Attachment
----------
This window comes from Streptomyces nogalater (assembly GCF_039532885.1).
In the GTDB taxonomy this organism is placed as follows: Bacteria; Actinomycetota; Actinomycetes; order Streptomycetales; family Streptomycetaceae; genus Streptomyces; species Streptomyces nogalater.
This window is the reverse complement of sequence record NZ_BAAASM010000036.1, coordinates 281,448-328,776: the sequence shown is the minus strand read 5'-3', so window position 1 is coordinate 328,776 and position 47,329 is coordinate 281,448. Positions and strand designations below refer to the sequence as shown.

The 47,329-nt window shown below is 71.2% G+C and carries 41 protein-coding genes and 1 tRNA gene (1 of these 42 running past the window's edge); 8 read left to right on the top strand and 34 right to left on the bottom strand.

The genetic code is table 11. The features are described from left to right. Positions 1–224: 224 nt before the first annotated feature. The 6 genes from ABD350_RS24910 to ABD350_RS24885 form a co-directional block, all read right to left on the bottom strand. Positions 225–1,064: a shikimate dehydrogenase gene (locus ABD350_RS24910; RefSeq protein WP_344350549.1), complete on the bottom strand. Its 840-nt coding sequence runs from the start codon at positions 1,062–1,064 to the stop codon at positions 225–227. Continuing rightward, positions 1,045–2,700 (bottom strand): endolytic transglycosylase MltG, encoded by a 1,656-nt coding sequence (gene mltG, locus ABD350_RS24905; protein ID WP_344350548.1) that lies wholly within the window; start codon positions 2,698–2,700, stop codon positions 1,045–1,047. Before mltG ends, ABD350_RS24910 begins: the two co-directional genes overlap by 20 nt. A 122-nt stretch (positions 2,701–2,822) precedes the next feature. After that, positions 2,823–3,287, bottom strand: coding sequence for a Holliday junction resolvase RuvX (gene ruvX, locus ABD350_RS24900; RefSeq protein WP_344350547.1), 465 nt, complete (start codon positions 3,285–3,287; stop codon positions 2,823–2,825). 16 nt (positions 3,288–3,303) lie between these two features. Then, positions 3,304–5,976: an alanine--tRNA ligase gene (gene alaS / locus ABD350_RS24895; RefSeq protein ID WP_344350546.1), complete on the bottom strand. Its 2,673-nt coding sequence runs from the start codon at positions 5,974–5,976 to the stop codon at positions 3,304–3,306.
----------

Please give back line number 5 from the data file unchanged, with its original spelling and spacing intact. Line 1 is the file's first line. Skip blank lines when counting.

The genetic code is table 11. The features are described from left to right. Positions 1–224: 224 nt before the first annotated feature. The 6 genes from ABD350_RS24910 to ABD350_RS24885 form a co-directional block, all read right to left on the bottom strand. Positions 225–1,064: a shikimate dehydrogenase gene (locus ABD350_RS24910; RefSeq protein WP_344350549.1), complete on the bottom strand. Its 840-nt coding sequence runs from the start codon at positions 1,062–1,064 to the stop codon at positions 225–227. Continuing rightward, positions 1,045–2,700 (bottom strand): endolytic transglycosylase MltG, encoded by a 1,656-nt coding sequence (gene mltG, locus ABD350_RS24905; protein ID WP_344350548.1) that lies wholly within the window; start codon positions 2,698–2,700, stop codon positions 1,045–1,047. Before mltG ends, ABD350_RS24910 begins: the two co-directional genes overlap by 20 nt. A 122-nt stretch (positions 2,701–2,822) precedes the next feature. After that, positions 2,823–3,287, bottom strand: coding sequence for a Holliday junction resolvase RuvX (gene ruvX, locus ABD350_RS24900; RefSeq protein WP_344350547.1), 465 nt, complete (start codon positions 3,285–3,287; stop codon positions 2,823–2,825). 16 nt (positions 3,288–3,303) lie between these two features. Then, positions 3,304–5,976: an alanine--tRNA ligase gene (gene alaS / locus ABD350_RS24895; RefSeq protein ID WP_344350546.1), complete on the bottom strand. Its 2,673-nt coding sequence runs from the start codon at positions 5,974–5,976 to the stop codon at positions 3,304–3,306.